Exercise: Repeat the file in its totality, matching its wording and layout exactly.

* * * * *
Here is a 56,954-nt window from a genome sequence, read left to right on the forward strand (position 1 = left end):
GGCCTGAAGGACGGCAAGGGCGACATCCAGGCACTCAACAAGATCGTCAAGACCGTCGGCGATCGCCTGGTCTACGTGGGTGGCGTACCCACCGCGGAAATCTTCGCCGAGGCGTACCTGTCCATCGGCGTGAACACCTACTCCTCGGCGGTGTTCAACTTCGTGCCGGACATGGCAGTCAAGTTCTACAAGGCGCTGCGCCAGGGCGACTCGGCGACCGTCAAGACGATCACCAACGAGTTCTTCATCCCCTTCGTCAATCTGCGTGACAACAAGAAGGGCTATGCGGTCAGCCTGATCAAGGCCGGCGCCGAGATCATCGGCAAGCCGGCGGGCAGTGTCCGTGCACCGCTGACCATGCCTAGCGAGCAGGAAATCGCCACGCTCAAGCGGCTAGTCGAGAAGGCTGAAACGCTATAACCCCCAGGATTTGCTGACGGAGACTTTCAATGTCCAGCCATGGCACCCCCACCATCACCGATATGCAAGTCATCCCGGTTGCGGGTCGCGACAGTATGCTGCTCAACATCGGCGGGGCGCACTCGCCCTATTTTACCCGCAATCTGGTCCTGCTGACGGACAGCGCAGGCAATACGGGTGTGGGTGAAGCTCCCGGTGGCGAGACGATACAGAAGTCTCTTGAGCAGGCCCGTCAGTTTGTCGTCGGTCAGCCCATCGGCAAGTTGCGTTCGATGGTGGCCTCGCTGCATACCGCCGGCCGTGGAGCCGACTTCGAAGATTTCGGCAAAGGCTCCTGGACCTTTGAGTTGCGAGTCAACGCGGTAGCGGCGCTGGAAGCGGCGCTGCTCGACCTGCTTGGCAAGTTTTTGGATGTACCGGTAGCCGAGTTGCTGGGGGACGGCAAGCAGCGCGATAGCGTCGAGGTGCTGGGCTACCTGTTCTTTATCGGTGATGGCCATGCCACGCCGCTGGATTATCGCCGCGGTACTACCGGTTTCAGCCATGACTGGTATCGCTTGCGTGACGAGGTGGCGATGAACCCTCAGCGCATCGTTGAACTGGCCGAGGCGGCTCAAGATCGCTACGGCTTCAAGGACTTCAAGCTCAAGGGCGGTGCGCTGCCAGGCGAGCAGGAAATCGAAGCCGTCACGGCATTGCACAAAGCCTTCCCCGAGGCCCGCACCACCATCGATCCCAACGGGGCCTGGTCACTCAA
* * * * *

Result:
Here is a 56,954-nt window from a genome sequence, read left to right on the forward strand (position 1 = left end):
GGCCTGAAGGACGGCAAGGGCGACATCCAGGCACTCAACAAGATCGTCAAGACCGTCGGCGATCGCCTGGTCTACGTGGGTGGCGTACCCACCGCGGAAATCTTCGCCGAGGCGTACCTGTCCATCGGCGTGAACACCTACTCCTCGGCGGTGTTCAACTTCGTGCCGGACATGGCAGTCAAGTTCTACAAGGCGCTGCGCCAGGGCGACTCGGCGACCGTCAAGACGATCACCAACGAGTTCTTCATCCCCTTCGTCAATCTGCGTGACAACAAGAAGGGCTATGCGGTCAGCCTGATCAAGGCCGGCGCCGAGATCATCGGCAAGCCGGCGGGCAGTGTCCGTGCACCGCTGACCATGCCTAGCGAGCAGGAAATCGCCACGCTCAAGCGGCTAGTCGAGAAGGCTGAAACGCTATAACCCCCAGGATTTGCTGACGGAGACTTTCAATGTCCAGCCATGGCACCCCCACCATCACCGATATGCAAGTCATCCCGGTTGCGGGTCGCGACAGTATGCTGCTCAACATCGGCGGGGCGCACTCGCCCTATTTTACCCGCAATCTGGTCCTGCTGACGGACAGCGCAGGCAATACGGGTGTGGGTGAAGCTCCCGGTGGCGAGACGATACAGAAGTCTCTTGAGCAGGCCCGTCAGTTTGTCGTCGGTCAGCCCATCGGCAAGTTGCGTTCGATGGTGGCCTCGCTGCATACCGCCGGCCGTGGAGCCGACTTCGAAGATTTCGGCAAAGGCTCCTGGACCTTTGAGTTGCGAGTCAACGCGGTAGCGGCGCTGGAAGCGGCGCTGCTCGACCTGCTTGGCAAGTTTTTGGATGTACCGGTAGCCGAGTTGCTGGGGGACGGCAAGCAGCGCGATAGCGTCGAGGTGCTGGGCTACCTGTTCTTTATCGGTGATGGCCATGCCACGCCGCTGGATTATCGCCGCGGTACTACCGGTTTCAGCCATGACTGGTATCGCTTGCGTGACGAGGTGGCGATGAACCCTCAGCGCATCGTTGAACTGGCCGAGGCGGCTCAAGATCGCTACGGCTTCAAGGACTTCAAGCTCAAGGGCGGTGCGCTGCCAGGCGAGCAGGAAATCGAAGCCGTCACGGCATTGCACAAAGCCTTCCCCGAGGCCCGCACCACCATCGATCCCAACGGGGCCTGGTCACTCAA